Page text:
Secondly, in the context of a proliferation of sources of information, it is essential to organise a reassuring, regular and coordinated communication and to use monitoring tools – especially digital tools, such as VISOV teams, digital volunteers for emergency management, for example – to counter rumours. The latter played a very negative role in the period immediately following the passage of the cyclone. There were reports of thousands of bodies hidden in containers, the escape of the President-delegate; some said that the police were firing real bullets in the Dutch part to avoid looting. Rumours complicate crisis management: they degrade the social climate and increase insecurity. Over the long term, they fuel mistrust and hinder the reconstruction process.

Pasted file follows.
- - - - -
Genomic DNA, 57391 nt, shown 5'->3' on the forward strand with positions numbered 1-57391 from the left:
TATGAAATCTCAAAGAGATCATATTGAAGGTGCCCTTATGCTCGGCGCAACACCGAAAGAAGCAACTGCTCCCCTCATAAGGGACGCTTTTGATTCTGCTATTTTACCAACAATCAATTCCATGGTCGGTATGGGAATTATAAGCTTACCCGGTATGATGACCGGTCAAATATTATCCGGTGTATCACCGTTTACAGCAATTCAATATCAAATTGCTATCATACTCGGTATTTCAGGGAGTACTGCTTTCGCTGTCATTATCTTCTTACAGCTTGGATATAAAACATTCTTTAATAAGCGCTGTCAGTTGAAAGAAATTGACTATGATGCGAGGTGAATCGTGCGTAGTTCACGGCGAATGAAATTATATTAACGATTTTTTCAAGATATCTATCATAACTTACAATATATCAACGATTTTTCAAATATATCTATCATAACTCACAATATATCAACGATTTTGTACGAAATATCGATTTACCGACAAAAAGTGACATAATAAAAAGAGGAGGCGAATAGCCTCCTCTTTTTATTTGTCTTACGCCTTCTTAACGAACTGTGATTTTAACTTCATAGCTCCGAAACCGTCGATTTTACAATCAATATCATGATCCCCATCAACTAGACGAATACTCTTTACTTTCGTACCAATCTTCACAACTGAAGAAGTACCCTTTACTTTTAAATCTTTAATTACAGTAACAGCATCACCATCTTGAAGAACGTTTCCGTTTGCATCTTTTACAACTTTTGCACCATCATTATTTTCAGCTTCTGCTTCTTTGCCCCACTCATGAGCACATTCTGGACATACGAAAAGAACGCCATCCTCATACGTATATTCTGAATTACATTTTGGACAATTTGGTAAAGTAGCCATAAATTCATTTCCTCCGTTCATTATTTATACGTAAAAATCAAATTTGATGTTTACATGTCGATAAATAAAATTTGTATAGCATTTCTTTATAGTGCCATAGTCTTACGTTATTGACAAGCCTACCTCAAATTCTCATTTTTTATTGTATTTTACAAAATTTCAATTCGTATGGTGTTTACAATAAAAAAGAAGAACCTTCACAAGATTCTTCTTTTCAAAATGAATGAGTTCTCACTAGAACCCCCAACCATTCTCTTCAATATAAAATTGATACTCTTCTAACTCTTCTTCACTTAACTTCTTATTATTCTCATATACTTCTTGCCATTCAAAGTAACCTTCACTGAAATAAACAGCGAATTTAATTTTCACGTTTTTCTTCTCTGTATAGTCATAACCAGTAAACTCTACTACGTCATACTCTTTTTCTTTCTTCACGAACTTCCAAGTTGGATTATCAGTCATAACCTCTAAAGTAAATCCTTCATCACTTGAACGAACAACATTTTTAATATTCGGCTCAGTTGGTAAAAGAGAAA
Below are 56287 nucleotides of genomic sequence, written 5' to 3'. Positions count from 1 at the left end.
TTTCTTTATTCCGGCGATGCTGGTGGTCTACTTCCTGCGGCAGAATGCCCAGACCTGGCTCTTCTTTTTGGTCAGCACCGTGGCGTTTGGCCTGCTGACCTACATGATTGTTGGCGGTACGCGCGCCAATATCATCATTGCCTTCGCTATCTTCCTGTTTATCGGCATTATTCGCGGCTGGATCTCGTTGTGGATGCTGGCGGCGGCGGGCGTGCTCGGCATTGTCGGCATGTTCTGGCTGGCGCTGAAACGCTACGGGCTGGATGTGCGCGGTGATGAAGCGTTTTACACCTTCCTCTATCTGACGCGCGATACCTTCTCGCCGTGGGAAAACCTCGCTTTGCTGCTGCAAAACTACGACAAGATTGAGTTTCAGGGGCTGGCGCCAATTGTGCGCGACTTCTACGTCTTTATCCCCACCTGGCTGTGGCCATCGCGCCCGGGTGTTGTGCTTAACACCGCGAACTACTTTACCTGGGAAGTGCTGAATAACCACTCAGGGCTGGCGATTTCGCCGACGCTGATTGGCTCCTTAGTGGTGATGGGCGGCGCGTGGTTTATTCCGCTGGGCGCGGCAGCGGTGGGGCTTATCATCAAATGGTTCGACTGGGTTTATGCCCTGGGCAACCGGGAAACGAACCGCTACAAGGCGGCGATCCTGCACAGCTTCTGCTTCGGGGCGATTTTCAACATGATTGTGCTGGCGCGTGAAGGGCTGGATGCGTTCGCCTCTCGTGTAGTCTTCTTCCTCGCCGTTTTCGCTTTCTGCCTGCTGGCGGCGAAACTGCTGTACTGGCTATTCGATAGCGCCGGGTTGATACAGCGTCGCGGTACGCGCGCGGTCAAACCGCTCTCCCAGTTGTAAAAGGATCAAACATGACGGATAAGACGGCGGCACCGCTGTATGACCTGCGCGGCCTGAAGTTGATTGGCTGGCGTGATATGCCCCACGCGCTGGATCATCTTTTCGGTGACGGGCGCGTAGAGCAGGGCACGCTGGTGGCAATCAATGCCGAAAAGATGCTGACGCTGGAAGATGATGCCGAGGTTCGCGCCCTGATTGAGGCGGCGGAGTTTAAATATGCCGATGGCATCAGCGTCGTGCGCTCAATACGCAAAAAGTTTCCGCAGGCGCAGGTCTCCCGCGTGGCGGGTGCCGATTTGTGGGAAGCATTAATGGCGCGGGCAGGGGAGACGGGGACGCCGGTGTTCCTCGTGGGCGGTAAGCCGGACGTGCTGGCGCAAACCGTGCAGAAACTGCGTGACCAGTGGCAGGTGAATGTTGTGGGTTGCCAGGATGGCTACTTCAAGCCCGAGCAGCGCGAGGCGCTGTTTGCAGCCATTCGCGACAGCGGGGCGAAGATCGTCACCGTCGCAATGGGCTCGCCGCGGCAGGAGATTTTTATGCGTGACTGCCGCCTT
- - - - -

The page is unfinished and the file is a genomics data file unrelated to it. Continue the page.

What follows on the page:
Finally, teenagers are a blind spot in post-disaster management. In these situations, they experience a real collapse of their reference points. Both victims and perpetrators of insecurity and looting, they also participate massively in solidarity actions. One approach might be to integrate them into the response, by creating a kind of civic reserve that would build on existing associations.